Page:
Master of Science in Environmental Studies student Alex Burke wanted to cultivate a personal and professional network. The Voinovich School of Leadership and Public Affairs mentor program helped Burke do just that.
The program paired Burke with Mike Zimmer, a national expert on energy policy and executive in residence at the Voinovich School. Because Burke’s academic interests are in renewable energy, Zimmer’s history gives Burke opportunities to network in the field.
“I work with him on identifying people who can help advise him on his career,” Zimmer said.
Networking is not just about getting a job, but also seeking advice and engaging in new conversations. The conversations helped Burke gain a better understanding of the field and move forward in his work.
Zimmer’s experience in energy policy stems from his time as vice president and assistant general counsel of the American Gas Association and work on the National Energy Plan in the late 1970s. Since then, Zimmer has helped establish and promote a number of energy initiatives nationwide, such as cogeneration and renewables.
When the two meet, they often discuss quantifying sustainability and the state of renewable energy. This includes examining the holistic understanding of the field, from technology to law.
“The most striking discussion we’ve had is on the additional values of solar energy,” Zimmer said. “The metrics are strong on the economic costs and benefits, but there are other externalities that are not as economically valued but still add value.”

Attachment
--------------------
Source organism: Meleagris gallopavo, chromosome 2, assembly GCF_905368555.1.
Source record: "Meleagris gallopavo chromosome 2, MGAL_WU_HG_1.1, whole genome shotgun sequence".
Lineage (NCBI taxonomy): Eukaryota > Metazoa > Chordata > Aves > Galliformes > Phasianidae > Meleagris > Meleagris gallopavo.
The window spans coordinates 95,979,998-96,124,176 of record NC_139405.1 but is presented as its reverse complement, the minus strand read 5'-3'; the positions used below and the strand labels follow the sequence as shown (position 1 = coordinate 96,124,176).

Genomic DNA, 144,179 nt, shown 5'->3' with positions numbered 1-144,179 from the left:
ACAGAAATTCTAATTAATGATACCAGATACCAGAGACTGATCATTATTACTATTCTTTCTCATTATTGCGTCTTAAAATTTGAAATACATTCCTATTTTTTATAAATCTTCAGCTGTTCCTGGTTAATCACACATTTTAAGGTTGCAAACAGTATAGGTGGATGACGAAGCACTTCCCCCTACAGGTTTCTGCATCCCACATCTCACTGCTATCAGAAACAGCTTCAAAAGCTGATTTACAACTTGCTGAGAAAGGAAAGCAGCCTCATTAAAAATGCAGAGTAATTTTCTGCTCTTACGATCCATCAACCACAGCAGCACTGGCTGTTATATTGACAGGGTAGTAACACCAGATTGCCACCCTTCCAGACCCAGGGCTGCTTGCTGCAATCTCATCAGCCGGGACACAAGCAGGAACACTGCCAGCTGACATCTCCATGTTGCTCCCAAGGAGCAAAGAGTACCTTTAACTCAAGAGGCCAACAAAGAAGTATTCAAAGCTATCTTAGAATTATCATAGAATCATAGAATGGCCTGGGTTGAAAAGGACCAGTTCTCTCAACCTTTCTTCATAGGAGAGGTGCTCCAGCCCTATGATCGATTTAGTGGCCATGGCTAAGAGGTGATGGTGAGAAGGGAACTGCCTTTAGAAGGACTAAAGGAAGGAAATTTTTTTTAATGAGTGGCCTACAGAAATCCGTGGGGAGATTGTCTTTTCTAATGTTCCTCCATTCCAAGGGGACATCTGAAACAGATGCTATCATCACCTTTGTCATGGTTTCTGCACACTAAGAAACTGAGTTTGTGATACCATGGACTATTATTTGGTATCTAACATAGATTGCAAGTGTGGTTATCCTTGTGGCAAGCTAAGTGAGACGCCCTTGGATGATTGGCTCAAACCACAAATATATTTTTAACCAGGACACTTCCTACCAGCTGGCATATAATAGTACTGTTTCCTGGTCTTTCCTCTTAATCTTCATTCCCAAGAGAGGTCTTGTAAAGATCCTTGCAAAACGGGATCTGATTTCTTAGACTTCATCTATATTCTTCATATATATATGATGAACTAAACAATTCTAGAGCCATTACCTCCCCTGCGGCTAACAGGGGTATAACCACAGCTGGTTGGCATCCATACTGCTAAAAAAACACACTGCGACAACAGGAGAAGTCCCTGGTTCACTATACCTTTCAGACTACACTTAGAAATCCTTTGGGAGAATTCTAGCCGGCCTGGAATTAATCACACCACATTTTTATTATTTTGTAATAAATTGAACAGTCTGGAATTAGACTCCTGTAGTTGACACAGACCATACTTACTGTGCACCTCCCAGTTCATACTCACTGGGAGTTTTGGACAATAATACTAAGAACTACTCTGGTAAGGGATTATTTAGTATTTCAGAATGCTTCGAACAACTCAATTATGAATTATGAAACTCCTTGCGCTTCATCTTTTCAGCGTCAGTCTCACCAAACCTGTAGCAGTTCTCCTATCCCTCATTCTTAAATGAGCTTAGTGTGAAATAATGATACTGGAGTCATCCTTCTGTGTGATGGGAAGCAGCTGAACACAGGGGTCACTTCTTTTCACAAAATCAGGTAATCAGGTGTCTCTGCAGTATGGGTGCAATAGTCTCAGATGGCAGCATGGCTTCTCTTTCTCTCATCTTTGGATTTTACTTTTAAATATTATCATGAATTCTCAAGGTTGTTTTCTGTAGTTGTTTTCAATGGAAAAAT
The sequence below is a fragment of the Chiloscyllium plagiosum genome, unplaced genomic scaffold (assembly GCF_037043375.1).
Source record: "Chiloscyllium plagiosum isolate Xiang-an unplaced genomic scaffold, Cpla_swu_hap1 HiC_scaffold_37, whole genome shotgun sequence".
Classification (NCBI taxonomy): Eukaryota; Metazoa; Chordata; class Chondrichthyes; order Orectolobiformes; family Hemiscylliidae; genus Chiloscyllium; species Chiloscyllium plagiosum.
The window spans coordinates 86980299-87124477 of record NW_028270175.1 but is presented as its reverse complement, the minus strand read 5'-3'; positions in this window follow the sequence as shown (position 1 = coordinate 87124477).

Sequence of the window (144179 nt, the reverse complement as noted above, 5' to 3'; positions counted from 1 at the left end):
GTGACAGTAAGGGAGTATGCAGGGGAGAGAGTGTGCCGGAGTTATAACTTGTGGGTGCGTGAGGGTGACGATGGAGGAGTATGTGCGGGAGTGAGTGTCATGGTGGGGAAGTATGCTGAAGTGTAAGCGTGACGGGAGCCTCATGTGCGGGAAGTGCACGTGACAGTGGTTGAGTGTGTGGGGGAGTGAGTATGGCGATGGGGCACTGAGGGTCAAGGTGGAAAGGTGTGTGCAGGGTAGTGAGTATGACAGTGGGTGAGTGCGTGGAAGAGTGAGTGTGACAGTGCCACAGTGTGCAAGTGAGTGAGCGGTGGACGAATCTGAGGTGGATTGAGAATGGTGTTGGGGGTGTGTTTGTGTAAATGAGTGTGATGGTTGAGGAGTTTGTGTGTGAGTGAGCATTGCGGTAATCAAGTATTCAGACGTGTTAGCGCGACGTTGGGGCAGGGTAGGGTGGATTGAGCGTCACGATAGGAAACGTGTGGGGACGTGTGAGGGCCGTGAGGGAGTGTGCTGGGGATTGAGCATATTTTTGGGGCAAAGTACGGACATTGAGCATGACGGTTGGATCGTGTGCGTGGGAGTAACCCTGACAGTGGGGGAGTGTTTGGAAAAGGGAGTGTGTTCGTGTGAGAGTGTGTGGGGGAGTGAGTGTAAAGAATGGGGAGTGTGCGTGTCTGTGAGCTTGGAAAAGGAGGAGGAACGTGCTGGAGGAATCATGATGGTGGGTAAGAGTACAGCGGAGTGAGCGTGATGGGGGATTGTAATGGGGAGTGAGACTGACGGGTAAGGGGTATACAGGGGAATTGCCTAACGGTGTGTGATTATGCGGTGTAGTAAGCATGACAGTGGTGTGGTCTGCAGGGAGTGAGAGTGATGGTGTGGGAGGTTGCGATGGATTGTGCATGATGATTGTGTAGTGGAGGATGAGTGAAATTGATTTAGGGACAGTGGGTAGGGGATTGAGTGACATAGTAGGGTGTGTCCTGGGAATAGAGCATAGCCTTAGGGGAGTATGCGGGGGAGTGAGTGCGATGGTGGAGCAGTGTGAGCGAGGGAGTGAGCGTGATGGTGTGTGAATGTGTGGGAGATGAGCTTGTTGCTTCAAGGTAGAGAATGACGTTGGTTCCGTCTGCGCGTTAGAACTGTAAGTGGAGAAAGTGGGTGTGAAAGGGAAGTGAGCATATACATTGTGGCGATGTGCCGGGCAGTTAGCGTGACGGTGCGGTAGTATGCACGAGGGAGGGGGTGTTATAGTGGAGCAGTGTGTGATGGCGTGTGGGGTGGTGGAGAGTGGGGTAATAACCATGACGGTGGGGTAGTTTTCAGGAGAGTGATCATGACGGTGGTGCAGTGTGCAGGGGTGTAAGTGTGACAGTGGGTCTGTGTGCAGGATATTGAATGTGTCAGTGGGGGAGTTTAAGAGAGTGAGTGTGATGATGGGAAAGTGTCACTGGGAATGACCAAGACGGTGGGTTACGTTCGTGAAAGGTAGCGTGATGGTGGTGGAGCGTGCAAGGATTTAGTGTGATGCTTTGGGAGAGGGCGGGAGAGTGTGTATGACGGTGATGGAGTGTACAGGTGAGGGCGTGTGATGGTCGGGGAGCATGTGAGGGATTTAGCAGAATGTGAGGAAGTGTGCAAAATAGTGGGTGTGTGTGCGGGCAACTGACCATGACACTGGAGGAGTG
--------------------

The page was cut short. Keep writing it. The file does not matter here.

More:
“Quantifying sustainability is difficult,” Burke said, “but this is growing in academia. If we can quantify these results, we can make smarter decisions.”
While Burke is uncertain about his path after graduation, he knows that his academic interests also extend into the discussion of decision-making processes influenced by quantifiable results.
“I’m trying to encourage him to enter the workforce before pursuing a Ph.D.,” Zimmer said. “I think it’s important for him to get to know himself personally and professionally through a work experience. I believe he’ll come to value and have a greater context on the work.”
Through the mentorship program, Burke developed a greater understanding for his field and strengthened his position against rational counterpoints. His understanding of other positions allows him to become more mindful of his work.
“The value added to me professionally and academically is much greater than the time I invested in the program,” Burke said. “The benefit that students are getting out of it is invaluable. It is one of many things the School does that has made a substantial mark on my life.”